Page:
Cisco pushes its partners to pick up on IP telephony.
Cisco Systems message to partners at last weeks Las Vegas summit was nothing if not consistent: Get into Internet Protocol (IP) telephony.
Speaker after speaker promoted Voice over IP (VOIP) to the 4,000 or so conference attendees. Cisco even wheeled in a tractor trailer-borne demonstration center stuffed with IP phones and other converged network gear.
Why the fuss? In a shaky market, Ciscos IP telephony sales have grown 100 percent quarter-over-quarter for the last two quarters. And as traditional PBX sales drop, Cisco and its partners have an opportunity to capture market share, Cisco executives contend. Rivals Lucent Technologies and Nortel are in Ciscos sights.
"IP telephony is fascinating in the disruption it is putting in the marketplace," says Tom Mitchell, senior VP of worldwide channels at Cisco.
Mike Volpi, Ciscos chief strategy officer, says PBX sales were off 16 percent for the first calendar quarter. In that same timespan, Cisco won 850 new customers to the IP telephony fold. Volpi points out that those customer wins are not just for pilot systems. He says that eight customers including Ariba purchased systems with 2,000 or more phones.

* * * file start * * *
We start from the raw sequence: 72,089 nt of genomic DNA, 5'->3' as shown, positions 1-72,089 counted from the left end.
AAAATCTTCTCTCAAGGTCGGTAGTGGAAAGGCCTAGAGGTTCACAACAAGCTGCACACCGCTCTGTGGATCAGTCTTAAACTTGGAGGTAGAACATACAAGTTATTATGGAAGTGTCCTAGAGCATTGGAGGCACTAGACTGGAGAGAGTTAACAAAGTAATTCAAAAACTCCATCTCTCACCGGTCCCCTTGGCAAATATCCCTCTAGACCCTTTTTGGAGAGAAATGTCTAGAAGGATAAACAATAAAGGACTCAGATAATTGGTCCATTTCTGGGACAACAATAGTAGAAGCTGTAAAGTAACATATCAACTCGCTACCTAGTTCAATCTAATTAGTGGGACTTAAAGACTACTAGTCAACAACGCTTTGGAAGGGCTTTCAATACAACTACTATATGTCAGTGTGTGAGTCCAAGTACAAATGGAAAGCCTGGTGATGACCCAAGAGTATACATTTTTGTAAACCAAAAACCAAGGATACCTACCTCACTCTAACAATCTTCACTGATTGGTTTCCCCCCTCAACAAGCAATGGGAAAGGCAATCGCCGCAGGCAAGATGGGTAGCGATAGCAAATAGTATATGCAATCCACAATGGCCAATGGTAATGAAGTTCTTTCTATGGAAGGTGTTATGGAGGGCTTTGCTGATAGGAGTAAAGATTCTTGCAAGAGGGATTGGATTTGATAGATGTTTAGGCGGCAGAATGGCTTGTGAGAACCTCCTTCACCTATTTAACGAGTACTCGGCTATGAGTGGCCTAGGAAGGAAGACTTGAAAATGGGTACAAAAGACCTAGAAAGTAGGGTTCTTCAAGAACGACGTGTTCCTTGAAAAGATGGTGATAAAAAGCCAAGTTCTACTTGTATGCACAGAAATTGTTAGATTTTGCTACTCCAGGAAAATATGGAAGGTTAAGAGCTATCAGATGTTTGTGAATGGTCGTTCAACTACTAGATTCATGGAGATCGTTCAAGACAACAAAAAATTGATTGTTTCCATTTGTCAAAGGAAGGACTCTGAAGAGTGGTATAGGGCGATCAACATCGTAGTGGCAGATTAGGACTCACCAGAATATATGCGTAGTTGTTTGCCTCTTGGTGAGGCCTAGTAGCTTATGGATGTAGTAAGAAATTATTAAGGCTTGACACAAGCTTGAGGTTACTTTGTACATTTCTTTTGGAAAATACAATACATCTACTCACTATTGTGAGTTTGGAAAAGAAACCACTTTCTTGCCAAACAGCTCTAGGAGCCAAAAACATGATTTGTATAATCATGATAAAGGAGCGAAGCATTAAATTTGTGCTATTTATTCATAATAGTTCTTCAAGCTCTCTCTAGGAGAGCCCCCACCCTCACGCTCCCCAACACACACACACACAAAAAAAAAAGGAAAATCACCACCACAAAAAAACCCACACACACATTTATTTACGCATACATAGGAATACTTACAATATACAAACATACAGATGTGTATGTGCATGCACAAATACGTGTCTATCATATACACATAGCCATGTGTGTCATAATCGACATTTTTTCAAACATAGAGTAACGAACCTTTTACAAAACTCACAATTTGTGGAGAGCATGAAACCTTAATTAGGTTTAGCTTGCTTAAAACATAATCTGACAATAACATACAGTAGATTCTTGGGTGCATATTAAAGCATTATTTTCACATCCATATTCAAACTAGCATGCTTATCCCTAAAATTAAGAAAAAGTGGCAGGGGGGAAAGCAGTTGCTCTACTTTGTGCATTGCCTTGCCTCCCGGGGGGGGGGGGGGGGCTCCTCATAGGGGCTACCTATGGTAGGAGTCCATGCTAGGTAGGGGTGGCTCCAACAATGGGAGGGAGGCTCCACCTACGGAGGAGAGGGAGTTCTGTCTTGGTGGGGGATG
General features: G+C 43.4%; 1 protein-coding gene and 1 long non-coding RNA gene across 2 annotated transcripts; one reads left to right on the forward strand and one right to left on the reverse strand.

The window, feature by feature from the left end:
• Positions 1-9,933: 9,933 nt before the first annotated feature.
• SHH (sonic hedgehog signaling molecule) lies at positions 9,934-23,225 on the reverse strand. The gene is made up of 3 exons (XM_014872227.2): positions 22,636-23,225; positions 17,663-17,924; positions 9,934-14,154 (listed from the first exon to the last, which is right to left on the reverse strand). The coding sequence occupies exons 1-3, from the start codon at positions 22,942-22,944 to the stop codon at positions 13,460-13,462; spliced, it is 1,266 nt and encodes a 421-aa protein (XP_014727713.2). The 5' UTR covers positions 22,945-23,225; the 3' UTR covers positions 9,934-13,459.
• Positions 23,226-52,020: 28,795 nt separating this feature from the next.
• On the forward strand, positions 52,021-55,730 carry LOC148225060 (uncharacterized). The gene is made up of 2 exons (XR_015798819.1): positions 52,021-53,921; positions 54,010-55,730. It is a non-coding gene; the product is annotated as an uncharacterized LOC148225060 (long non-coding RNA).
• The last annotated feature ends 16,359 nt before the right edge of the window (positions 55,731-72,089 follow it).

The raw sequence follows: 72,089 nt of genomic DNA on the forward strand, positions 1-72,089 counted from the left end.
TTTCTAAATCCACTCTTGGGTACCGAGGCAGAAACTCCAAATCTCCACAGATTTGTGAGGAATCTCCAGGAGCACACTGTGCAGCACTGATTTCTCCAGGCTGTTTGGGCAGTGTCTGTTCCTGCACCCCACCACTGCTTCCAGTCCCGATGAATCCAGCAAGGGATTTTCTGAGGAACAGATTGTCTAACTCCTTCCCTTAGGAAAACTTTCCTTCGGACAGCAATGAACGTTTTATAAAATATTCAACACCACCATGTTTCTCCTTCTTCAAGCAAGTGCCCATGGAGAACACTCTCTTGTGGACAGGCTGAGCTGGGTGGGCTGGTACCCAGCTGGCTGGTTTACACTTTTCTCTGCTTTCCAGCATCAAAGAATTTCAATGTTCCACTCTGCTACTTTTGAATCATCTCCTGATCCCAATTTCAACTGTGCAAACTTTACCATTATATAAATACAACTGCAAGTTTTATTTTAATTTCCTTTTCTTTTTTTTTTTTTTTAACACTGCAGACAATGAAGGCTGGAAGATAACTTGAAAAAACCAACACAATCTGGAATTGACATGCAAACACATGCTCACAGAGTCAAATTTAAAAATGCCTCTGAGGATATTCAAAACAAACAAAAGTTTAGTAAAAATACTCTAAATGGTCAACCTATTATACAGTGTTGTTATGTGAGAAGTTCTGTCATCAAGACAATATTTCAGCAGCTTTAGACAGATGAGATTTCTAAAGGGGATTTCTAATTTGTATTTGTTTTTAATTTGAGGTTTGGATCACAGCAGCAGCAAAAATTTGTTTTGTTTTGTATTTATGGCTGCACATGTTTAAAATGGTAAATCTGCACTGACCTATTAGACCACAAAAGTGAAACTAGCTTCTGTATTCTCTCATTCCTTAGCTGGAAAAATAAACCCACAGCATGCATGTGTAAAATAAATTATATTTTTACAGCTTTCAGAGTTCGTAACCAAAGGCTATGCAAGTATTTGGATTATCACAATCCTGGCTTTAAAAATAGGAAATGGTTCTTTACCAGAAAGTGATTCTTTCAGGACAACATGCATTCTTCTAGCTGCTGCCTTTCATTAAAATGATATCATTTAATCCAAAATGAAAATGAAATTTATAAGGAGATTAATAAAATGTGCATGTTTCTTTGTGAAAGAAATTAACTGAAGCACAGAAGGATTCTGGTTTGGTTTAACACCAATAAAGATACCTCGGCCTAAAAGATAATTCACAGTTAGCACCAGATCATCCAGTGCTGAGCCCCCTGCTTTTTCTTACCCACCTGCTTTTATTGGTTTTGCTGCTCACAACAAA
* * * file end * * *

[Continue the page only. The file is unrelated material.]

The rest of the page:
Cisco executives want to enlist partners in the IP push, noting that projects may call for as many as four teammates. Cisco offers an IP telephony specialization, which currently ranks at the top of the companys system of awarding points to partners that focus on particular technologies. Cisco also is working with partners to analyze the return-on-investment of IP telephony projects.
Some of Ciscos partners are getting the message. Comstor, a Cisco distributor in Chantilly, Va., recently became certified on Ciscos Architecture for Voice, Video and Integrated Data (AVVID) program. "Demand has increased dramatically in the last few months," says Joseph Heinzen, VP of engineering and professional services at Comstor.
He attributes the uptick to growth in the number of people trained and authorized to work with IP telephony gear, as well as greater market acceptance of the technology.
And Ciscos AVVID-based solutions have become easier to sell in light of an improved feature set, which provides a better cost/benefit match-up with PBXs, Heinzen says.
Overall, Ciscos brass is building a case for IP telephony as an application-rich technology. Volpi points to such apps as voice-enabled commerce, unified messaging and directory-enabled services. VOIP is no longer a gee-whiz technology for beating long-distance charges. "IP telephony is not about cheap minutes," Volpi contends.
Cisco hopes its about beating Lucent and Nortel at their own voice game.